Failures to Act or Maintain Security

The UN has had difficulty in carrying out several of its peacekeeping efforts, evoking comparisons to the weakness of the ill-fated League of Nations. This was apparent in 2003 by controversy surrounding the U.S.-led invasion of Iraq, conducted in the face of strong disapproval by a majority of members; by Iraq's converse direct defiance of UN weapons and humanitarian resolutions; and by Israel's decade-long defiance of resolutions calling for the dismantling of settlements in the West Bank and Gaza Strip. These perceived failures stem from the UN's structure, which emphasizes the sovereignty of nations, voluntary membership, and places force in the hands of the Security Council, not the membership at large. Here are some examples of failures:

  • Failure to act during the 1994 genocide in Rwanda, when then Secretary-General Kofi Annan oversaw peacekeeping forces there.
  • Failure by the UN Mission in the Democratic Republic of the Congo (UNSC Resolution 1291) to effectively intervene during the Second Congo War, which claimed the lives of nearly five million from 1998–2002 (with fighting reportedly continuing), and in carrying out and distributing humanitarian relief.
  • Failure to intervene during the 1995 killings in Srebrenica (Bosnia and Herzegovina), despite the fact that the UN designated it a safe haven for refugees and assigned six hundred Dutch peacekeepers to protect it.
  • Failure to successfully deliver food to starving citizens of Somalia; the food was usually seized by local warlords instead of reaching those who needed it. A U.S./UN attempt to apprehend the warlords seizing these shipments resulted in the 1993 battle of Mogadishu.
  • Failure to prevent the ongoing genocide in the Darfur region of Sudan, which reached its peak in 2003.

The extent to which the United Nations should act as a world government with more power to intervene in national disputes is under continuing debate, and relates to the issues of whether the UN Charter can be reformed or even a successor organization should be created. In 2005, the secretary-general proposed that the Security Council clarify the circumstances under which it would use force.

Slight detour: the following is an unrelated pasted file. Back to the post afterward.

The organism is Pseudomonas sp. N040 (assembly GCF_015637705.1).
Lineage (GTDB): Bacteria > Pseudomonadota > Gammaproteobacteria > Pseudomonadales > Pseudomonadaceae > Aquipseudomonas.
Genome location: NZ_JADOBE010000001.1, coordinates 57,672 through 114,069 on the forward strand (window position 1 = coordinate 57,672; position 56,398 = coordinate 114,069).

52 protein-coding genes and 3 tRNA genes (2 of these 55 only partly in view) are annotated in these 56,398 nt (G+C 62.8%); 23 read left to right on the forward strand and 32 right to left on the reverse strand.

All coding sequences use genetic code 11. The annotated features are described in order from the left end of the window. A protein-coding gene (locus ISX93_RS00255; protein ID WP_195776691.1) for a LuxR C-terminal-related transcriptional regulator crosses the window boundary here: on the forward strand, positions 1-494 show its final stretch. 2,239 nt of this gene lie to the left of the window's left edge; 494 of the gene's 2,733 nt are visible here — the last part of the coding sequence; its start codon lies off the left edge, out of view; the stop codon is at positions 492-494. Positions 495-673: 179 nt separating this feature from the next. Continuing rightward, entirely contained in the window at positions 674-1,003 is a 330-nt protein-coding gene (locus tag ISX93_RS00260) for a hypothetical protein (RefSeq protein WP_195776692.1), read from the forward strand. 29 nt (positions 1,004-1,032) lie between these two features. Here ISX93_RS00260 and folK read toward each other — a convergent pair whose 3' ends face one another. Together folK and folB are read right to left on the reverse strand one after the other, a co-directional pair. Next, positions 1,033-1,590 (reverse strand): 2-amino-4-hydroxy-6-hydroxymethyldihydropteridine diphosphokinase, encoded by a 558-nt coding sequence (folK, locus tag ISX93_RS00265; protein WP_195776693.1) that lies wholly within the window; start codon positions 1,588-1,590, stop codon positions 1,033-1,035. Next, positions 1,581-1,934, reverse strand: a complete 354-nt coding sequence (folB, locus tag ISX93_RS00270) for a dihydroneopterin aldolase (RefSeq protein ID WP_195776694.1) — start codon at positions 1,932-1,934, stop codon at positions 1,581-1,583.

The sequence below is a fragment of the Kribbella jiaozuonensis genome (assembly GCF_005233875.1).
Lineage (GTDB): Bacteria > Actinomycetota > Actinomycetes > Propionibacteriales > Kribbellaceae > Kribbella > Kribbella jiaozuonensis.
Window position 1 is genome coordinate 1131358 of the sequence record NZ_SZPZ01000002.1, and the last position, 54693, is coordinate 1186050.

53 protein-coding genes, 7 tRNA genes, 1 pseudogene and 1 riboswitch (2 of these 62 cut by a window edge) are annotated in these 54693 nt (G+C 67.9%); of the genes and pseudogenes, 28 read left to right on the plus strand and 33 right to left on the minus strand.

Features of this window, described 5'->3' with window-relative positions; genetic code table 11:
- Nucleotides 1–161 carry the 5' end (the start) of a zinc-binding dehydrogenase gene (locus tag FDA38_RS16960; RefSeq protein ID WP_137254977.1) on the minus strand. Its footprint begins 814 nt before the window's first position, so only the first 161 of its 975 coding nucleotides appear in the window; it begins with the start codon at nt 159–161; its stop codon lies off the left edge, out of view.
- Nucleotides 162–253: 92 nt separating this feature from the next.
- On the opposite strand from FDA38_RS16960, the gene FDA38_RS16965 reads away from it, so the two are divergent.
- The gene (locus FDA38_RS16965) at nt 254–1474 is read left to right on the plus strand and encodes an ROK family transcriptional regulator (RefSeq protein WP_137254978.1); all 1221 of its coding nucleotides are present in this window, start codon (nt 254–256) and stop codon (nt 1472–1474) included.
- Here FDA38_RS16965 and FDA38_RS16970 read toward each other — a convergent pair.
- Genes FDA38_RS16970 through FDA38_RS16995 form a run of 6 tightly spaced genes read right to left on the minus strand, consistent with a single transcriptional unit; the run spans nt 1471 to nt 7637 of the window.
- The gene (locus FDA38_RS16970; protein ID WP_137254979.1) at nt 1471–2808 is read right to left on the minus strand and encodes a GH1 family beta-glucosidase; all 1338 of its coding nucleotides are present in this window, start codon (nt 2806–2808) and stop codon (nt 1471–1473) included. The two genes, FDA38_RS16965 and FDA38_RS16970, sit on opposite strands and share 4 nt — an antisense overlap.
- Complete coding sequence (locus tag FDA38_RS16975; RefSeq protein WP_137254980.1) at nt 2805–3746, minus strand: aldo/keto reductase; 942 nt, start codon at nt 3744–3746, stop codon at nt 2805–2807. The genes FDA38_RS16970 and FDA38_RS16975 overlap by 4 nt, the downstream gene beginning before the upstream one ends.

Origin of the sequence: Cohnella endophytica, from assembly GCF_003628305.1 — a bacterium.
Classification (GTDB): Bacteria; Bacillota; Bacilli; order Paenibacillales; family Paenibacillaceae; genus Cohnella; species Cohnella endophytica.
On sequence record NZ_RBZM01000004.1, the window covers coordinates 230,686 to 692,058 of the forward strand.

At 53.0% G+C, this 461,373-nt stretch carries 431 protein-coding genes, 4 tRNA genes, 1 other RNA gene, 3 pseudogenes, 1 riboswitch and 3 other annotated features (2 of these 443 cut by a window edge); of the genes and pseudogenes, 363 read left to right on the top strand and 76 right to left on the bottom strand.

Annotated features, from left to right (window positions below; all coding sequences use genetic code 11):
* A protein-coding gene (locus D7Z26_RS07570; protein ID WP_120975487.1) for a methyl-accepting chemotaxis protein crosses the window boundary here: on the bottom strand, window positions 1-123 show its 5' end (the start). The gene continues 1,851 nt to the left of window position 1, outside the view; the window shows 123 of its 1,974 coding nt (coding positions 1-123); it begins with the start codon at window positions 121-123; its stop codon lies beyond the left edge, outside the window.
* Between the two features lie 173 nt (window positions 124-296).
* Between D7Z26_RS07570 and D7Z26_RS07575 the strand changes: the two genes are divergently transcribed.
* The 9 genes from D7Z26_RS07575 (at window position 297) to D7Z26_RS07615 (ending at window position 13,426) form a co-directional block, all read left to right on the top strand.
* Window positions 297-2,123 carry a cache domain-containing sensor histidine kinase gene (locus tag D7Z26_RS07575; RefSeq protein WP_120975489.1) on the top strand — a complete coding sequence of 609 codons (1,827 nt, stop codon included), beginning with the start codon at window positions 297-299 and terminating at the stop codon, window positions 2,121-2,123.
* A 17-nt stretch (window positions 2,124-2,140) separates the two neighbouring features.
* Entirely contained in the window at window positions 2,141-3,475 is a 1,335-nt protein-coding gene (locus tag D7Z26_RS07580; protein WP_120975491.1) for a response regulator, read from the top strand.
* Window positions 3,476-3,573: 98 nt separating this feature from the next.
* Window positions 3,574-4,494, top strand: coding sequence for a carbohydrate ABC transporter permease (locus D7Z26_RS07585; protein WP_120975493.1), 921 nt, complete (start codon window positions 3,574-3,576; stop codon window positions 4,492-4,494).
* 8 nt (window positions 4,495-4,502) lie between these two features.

Politicization of the United Nations

Self-policing has been difficult at times for the UN. The nature of the General Assembly structure, with one vote per nation regardless of the size or qualifications of nations, has led to politicization of well-intended efforts. For example, the prior inclusion on the now-defunct UN Commission on Human Rights of such nations as Sudan, Cuba and Libya, which demonstrably have abysmal human rights records, and Libya's chairmanship of that commission, essentially stymied much human rights activity and made the commission itself illegitimate. The commission was replaced in 2006 by the UN Human Rights Council (see above).

The issues of the UN's failure to protect security and politicization put before the world the more difficult issue of how to effect change. The underlying questions still need to be looked at more seriously and responded to through international action:

  • Is the process of change more effective through inclusion or exclusion? Do punishment and exclusion work or do alternate ways need to be found to "bring into line" those nations and leaders who scoff at international pressure?
  • Should we be appealing to humanity's higher capacities by focusing on ideals sought and how to get there rather than digging again through problems and ascribing blame?
  • What is the key methodology for the UN in its pursuit of peace?
  • What resources are currently underutilized and ignored that need to be understood, included and strengthened?

The nature of the above questions, highlighted by NGOs seeking more radical UN reform, point the way to solutions that include consideration of morality, ethics and the practical benefits of utilizing the moral authority of religions for peace.